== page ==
Freckles was completely oblivious to his bad behavior and was far too quick for Mr. Meanie to actually hit him. But Marc and I were upset. We went into the house and told our Mom how truly mean Mr. Meanie was. We wanted her to take action!! She didn't say much, just listened and then ran to the store.

I don't know if it was the next day or the same day - but I do know that our house was filled with the most incredible aroma. Now, my Mom was a full-time working, single Mom so she didn't have a lot of time to bake - but there was one special treat we would get on birthdays and special occasions. This very moist, creamy chocolate cake with whipped cream frosting. Even as a child I was not a huge cake fan - this was an exception. I'm craving it now just thinking about it! Yum.

You cannot bake something in your house without drawing all of the house's occupants to the kitchen. Scent hypnosis. We quickly converged on the kitchen feeling very excited that we were having cake ...hooray!! After the torturous cooling period my Mom began to whip the chocolate cream frosting. Tensions arose....2 beaters 3 kids...you do the math. When eternities had passed the cake was finally assembled and we were instructed to put on our nice Sunday clothes. It was all very exciting! Scratchy but exciting!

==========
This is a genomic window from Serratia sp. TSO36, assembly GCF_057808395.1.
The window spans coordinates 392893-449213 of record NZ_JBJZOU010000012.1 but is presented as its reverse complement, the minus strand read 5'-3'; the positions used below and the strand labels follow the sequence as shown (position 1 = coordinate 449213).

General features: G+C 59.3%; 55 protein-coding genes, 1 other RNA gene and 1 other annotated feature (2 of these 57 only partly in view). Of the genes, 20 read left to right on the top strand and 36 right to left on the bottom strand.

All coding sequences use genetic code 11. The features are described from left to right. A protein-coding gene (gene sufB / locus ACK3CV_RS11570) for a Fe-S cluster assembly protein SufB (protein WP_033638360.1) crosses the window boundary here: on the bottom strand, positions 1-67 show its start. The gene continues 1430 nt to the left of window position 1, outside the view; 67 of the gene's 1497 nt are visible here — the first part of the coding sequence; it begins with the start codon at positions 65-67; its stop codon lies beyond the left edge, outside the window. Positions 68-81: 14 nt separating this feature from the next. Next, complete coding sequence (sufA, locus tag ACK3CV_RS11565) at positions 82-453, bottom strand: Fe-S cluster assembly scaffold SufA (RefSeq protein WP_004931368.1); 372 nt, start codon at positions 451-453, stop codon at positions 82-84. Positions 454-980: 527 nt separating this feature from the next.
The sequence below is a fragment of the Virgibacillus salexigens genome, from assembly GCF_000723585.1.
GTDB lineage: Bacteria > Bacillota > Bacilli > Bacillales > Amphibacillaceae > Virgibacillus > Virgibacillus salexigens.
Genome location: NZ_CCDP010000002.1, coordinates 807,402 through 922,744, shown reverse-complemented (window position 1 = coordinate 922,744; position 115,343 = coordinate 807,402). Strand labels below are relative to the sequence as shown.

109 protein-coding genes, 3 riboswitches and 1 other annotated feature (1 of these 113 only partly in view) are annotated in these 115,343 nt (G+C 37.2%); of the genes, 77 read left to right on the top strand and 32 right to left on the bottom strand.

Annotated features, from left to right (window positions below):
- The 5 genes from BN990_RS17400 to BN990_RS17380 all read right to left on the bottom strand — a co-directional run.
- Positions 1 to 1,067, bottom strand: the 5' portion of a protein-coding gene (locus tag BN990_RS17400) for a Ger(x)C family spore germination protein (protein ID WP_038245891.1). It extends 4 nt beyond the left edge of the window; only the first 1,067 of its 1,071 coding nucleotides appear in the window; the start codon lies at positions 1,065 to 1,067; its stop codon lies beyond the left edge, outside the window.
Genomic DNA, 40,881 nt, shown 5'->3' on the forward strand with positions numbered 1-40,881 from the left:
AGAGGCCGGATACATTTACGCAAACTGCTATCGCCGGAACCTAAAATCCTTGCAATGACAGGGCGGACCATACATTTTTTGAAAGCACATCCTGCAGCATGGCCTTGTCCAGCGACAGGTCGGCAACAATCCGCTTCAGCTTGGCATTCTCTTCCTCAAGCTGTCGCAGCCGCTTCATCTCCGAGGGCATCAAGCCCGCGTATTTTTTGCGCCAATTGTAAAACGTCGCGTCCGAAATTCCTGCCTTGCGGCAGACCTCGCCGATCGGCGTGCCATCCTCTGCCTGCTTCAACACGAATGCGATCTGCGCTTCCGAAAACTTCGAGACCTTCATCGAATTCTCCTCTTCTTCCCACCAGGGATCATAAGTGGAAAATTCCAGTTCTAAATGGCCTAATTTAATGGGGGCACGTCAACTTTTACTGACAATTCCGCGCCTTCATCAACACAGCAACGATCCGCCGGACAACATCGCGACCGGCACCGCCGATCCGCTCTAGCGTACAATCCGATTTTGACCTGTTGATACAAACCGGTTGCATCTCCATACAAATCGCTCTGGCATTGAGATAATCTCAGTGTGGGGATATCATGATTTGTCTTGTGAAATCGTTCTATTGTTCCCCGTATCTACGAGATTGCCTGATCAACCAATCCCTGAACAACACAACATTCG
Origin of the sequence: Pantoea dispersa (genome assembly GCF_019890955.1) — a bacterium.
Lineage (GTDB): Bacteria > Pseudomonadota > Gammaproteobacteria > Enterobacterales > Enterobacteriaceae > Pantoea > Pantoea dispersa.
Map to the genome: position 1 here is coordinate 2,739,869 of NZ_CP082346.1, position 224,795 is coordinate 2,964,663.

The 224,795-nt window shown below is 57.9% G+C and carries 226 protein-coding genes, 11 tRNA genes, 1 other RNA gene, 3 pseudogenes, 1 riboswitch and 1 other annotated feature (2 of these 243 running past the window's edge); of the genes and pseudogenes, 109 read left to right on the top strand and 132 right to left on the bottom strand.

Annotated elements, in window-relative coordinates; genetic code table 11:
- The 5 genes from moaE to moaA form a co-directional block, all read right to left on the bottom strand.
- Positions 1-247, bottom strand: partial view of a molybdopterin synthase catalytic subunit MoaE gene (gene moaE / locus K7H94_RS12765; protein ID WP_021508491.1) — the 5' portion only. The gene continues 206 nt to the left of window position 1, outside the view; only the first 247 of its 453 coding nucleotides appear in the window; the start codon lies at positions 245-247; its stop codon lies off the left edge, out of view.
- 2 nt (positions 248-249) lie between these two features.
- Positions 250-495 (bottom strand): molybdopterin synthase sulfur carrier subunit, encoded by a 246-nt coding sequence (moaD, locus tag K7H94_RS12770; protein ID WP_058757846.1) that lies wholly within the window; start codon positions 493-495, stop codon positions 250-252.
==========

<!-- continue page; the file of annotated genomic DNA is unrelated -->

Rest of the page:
We came downstairs and found that Mom had covered the cake. She told us that we needed to apologize to Mr. Meanie and let him know that we would try a lot harder to keep Freckles in our yard. As an adult I can imagine how frustrating it must have been to work so hard on your yard and to have the same dog continually thwart your efforts, but as a child I thought "Hey - I want that cake!" We slowly walked down the street - Lisa, being the oldest, was elected spokesperson. We went to the door and knocked. I said a silent prayer that no one would be home. Mrs. Meanie, who was not so mean, opened the door. She was taken back by seeing three dressed up children holding a 4 layer cake. Lisa said, "May we please speak to Mr. Meanie?" Mr. Meanie came to the door wearing his familiar green coveralls. Lisa gave a beautiful apology and handed the cake to Mr. Meanie. He looked at us, did not smile, and closed the door. Man was I peeved.

I seethed all the way back to the house. "He didn't even say thank you!" I ranted to my Mom. "That's okay, that wasn't the point. The point is we apologized and tried to make the situation better." Hmmm. That took a little wind out of my sails. I wasn't thrilled...but....